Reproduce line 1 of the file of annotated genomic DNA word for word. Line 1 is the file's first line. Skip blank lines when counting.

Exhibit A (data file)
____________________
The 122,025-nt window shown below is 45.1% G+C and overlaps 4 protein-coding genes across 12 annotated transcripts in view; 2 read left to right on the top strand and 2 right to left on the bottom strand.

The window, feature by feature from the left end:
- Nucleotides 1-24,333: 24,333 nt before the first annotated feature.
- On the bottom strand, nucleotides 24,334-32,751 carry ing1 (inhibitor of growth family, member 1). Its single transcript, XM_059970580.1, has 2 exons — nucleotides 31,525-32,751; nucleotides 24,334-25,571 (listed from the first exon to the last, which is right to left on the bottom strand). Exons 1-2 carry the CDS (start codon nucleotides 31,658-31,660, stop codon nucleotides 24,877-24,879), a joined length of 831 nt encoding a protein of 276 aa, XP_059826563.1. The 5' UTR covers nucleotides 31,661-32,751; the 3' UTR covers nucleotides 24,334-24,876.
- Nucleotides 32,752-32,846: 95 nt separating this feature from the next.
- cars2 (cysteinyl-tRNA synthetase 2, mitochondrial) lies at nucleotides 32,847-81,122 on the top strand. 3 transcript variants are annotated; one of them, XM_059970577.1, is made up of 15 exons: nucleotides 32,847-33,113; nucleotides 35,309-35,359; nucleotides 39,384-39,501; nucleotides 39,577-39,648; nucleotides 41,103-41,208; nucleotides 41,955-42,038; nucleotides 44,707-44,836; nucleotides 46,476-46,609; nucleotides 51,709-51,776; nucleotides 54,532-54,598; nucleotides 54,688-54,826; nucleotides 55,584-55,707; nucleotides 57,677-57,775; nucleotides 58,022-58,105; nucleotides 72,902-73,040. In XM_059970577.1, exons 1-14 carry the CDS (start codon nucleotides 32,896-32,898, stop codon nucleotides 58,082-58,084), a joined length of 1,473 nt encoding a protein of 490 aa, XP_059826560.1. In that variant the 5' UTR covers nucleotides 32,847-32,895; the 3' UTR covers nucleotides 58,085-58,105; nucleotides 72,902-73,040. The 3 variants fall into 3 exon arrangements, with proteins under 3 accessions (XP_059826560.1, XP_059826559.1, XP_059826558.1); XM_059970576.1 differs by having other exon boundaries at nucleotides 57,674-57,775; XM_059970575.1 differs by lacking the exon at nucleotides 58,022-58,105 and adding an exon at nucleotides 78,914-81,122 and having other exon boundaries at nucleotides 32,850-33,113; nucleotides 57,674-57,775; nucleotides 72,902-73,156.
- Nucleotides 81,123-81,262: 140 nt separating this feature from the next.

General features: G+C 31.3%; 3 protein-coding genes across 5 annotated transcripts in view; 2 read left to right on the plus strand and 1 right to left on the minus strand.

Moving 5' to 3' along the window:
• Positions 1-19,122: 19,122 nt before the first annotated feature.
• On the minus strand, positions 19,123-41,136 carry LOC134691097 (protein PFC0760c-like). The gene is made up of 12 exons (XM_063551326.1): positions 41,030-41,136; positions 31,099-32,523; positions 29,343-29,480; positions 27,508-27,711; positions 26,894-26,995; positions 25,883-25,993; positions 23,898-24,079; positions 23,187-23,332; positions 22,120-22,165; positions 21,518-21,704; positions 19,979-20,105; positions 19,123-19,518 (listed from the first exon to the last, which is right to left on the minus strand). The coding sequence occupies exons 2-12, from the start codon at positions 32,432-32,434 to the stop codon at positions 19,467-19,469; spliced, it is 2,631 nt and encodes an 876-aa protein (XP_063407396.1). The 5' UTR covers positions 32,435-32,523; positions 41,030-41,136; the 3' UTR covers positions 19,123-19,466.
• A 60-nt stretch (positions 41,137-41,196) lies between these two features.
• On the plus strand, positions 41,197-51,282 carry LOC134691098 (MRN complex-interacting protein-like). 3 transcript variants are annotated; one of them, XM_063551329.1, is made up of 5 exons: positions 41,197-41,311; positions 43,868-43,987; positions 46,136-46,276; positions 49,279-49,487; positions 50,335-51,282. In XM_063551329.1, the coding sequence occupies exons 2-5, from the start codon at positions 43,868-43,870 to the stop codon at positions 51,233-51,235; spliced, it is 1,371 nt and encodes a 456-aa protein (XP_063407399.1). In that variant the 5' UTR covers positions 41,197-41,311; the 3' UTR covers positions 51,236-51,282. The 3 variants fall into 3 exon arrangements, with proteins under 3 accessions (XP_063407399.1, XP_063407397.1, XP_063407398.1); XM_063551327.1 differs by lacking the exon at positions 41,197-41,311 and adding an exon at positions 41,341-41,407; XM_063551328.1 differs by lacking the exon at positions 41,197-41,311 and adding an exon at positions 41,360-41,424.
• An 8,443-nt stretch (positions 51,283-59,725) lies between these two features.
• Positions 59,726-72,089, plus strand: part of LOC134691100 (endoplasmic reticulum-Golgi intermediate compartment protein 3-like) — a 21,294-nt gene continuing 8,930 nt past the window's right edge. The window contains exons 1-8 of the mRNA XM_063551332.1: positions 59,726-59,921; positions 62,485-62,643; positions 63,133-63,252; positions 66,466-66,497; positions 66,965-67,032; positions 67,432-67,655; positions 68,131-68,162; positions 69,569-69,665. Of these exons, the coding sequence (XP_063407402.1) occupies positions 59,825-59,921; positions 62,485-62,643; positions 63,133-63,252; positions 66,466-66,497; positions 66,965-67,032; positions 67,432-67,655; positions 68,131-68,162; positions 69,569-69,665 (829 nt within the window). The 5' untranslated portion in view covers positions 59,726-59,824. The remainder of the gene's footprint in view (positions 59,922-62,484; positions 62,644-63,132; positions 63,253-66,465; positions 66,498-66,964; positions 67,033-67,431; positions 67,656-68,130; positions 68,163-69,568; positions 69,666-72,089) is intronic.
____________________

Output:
The 122,025-nt window shown below is 45.1% G+C and overlaps 4 protein-coding genes across 12 annotated transcripts in view; 2 read left to right on the top strand and 2 right to left on the bottom strand.